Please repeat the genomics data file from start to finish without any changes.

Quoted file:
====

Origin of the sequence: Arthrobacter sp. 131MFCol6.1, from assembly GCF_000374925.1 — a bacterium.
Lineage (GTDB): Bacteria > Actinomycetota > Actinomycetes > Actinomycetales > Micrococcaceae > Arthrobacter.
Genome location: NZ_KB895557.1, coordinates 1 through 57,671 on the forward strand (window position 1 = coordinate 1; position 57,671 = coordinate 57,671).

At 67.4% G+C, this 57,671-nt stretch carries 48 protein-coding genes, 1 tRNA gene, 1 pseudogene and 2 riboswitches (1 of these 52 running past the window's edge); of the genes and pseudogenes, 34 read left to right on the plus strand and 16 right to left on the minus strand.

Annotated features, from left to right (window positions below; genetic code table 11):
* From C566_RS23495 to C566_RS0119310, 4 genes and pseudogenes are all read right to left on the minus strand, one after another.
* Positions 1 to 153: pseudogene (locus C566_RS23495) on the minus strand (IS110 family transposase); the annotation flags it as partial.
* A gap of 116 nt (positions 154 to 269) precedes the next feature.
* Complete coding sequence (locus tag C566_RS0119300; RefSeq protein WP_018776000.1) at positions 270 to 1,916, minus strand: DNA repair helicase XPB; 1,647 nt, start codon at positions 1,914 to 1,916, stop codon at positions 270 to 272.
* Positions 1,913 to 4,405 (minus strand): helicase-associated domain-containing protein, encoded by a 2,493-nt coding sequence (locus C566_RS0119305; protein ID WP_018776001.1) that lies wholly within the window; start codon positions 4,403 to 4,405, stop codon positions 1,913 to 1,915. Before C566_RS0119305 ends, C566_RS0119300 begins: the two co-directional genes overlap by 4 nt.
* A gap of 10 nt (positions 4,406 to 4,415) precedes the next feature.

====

Origin of the sequence: Arthrobacter sp. 131MFCol6.1, from assembly GCF_000374925.1 — a bacterium.
Lineage (GTDB): Bacteria > Actinomycetota > Actinomycetes > Actinomycetales > Micrococcaceae > Arthrobacter.
Genome location: NZ_KB895557.1, coordinates 1 through 57,671 on the forward strand (window position 1 = coordinate 1; position 57,671 = coordinate 57,671).

At 67.4% G+C, this 57,671-nt stretch carries 48 protein-coding genes, 1 tRNA gene, 1 pseudogene and 2 riboswitches (1 of these 52 running past the window's edge); of the genes and pseudogenes, 34 read left to right on the plus strand and 16 right to left on the minus strand.

Annotated features, from left to right (window positions below; genetic code table 11):
* From C566_RS23495 to C566_RS0119310, 4 genes and pseudogenes are all read right to left on the minus strand, one after another.
* Positions 1 to 153: pseudogene (locus C566_RS23495) on the minus strand (IS110 family transposase); the annotation flags it as partial.
* A gap of 116 nt (positions 154 to 269) precedes the next feature.
* Complete coding sequence (locus tag C566_RS0119300; RefSeq protein WP_018776000.1) at positions 270 to 1,916, minus strand: DNA repair helicase XPB; 1,647 nt, start codon at positions 1,914 to 1,916, stop codon at positions 270 to 272.
* Positions 1,913 to 4,405 (minus strand): helicase-associated domain-containing protein, encoded by a 2,493-nt coding sequence (locus C566_RS0119305; protein ID WP_018776001.1) that lies wholly within the window; start codon positions 4,403 to 4,405, stop codon positions 1,913 to 1,915. Before C566_RS0119305 ends, C566_RS0119300 begins: the two co-directional genes overlap by 4 nt.
* A gap of 10 nt (positions 4,406 to 4,415) precedes the next feature.